It’s now been three weeks living and attending school in Alicante, Spain, and I am hoping the next week goes by very slowly. It really does take some time to begin understanding, accepting, and eventually practicing the norms of a new culture, and it has been a fun transition the past few weeks! I finally feel as though I have a routine, which during the week looks like: wake up for a quick breakfast (sometimes just coffee or a piece of toast, this is not a big meal for the Spaniards), jump on the tram to school for five hours of classes, head home for a 3:00 pm lunch (yes, you read that right), often times siesta, and then spend the evening either at the beach, studying, meeting someone for coffee, all ending with dinner before bed, around 9:30 pm on average. Our classes at school consists of three hours of grammar, one hour of conversation, and an hour of culture. Although it is a bit overwhelming at times, one of my favorite experiences is being in a classroom setting with students from all over the world! I have made some great friends from France, Libya, and Algeria, where we all have the common goal of learning Spanish while learning about each other’s cultures as well.
Although I came to Alicante with an open mind, there is no denying that some transitions have been harder than others. The meal times and type of food have taken some getting used to, and of course the wonderful siesta! Sometimes when I don’t choose to rest or nap during this time and walk the streets, it really is a ghost town and often hard to find cafes, stores, or other shops that are open during the 3:00-5:00 hours. As an American, I had a hard time getting used to the much smaller bubble of personal space people give each other here. In the beginning it was an adjustment being constantly bumped into, being stared at on the street or on the tram, and being touched on my arm or shoulder when talking with someone, but now I absolutely love it and have noticed myself starting to mirror some of this. I never realized how much we tend to honor our personal space in the United States, and sometimes do miss this, but am finding it beautiful and caring how much touching the Spaniards do while talking. Along the same lines, eye contact and physically facing someone when talking is everything! I have not shaken anyone’s hand here and instead, am always greeted with two kisses – one on each cheek – which never fails to make me feel welcome.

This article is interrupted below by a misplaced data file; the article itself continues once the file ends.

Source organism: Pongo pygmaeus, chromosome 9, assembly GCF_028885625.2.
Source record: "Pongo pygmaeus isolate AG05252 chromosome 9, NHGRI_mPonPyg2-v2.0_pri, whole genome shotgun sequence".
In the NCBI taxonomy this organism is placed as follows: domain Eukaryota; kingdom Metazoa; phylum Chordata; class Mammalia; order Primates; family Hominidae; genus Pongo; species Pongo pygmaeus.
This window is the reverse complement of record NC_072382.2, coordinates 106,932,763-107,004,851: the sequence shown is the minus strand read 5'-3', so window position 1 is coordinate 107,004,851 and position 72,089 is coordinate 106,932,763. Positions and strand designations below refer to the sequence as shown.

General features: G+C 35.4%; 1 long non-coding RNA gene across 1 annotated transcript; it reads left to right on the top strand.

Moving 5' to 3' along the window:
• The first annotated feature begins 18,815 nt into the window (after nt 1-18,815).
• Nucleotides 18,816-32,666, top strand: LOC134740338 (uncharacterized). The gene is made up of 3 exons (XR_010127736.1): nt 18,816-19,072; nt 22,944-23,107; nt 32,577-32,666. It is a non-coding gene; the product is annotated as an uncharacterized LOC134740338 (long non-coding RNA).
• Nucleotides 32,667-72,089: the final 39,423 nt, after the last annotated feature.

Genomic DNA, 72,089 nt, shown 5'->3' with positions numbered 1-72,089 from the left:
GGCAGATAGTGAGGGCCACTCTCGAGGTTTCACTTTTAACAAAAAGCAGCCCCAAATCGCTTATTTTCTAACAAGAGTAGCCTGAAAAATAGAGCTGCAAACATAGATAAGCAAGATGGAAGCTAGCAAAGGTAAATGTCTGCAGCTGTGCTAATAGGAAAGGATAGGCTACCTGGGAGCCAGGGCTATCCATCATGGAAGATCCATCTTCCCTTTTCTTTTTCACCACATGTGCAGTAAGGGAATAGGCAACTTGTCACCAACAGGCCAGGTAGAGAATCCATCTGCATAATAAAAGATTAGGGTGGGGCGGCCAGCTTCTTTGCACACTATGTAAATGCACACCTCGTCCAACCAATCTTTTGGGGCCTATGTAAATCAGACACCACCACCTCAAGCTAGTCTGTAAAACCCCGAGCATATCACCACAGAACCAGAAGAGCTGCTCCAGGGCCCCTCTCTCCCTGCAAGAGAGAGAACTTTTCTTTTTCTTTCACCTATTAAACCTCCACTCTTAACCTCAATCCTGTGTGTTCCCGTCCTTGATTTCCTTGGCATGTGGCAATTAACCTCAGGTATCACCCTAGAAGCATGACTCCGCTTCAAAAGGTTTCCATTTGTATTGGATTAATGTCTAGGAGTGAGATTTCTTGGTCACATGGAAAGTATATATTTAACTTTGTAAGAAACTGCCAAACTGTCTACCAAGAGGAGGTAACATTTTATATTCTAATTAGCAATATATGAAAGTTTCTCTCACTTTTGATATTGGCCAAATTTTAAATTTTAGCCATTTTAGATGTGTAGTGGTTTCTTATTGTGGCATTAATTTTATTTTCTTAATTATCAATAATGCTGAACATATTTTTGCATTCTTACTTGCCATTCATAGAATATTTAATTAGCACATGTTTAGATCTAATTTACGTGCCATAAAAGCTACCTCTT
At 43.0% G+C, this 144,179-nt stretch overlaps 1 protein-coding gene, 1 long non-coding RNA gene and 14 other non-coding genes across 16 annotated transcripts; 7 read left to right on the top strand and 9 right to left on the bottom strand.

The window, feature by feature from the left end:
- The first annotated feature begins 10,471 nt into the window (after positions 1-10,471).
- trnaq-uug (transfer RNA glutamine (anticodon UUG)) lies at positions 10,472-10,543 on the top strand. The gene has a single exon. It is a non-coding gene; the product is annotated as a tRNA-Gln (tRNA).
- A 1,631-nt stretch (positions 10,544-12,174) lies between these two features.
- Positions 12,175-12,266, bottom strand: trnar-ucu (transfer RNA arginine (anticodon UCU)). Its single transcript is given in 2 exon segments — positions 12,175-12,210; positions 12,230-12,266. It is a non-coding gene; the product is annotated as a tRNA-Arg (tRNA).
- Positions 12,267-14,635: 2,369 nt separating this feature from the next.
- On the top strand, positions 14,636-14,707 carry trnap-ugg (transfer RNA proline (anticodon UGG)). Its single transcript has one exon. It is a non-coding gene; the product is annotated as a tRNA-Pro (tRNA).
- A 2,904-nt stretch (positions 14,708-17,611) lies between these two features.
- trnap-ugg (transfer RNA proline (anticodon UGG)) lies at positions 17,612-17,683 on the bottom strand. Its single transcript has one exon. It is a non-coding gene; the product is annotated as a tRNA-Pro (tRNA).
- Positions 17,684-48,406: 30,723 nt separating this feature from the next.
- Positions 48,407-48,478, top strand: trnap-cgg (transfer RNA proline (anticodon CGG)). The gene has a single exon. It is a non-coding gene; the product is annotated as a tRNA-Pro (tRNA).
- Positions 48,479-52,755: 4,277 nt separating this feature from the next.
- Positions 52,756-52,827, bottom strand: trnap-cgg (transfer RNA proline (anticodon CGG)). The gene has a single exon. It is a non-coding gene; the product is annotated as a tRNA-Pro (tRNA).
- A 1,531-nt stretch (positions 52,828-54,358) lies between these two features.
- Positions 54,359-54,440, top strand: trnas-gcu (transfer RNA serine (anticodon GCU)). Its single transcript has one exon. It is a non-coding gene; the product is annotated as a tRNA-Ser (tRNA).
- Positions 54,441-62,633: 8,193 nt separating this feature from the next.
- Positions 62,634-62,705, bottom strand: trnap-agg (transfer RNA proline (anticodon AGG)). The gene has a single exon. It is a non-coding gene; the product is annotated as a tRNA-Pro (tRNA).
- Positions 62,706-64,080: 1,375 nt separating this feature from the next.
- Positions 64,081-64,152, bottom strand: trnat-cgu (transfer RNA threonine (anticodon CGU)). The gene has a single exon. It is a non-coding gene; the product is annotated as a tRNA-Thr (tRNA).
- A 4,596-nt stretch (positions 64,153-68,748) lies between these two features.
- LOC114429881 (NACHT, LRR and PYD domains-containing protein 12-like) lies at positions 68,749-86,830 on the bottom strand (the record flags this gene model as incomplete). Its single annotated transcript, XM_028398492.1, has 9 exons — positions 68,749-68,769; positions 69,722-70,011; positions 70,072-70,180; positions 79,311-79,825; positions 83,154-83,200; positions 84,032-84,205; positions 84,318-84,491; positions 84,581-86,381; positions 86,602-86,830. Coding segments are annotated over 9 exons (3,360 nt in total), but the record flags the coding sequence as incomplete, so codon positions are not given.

We have also had the privilege of visiting museums, learn about Spanish politics, history, and government in our culture class, and even learn some of the local cuisine. Earlier this week, we got to take a tapas class learning to make Spanish tortilla, mussels in a white wine sauce, calamari (yes – starting with a full squid), and croquetas! I look forward to sharing these with my family and friends at home, in a true tapa-like fashion where all plates are shared with each other. Learning more in depth about how the government works here as well as the “work to live” mindset here has helped me to better understand the family oriented lifestyle here. I always feel like no matter how much I have to do or am in a rush, there is time to interact with someone.
Lastly, here in Spain, both water and electricity are extremely expensive to use. Since being here, we’ve been encouraged to do whatever we can to cut down on the use, including turning the water off in the shower while washing my hair. This new habit is something I definitely want to bring back with me to my everyday life in the U.S. I cannot believe there is one week left here!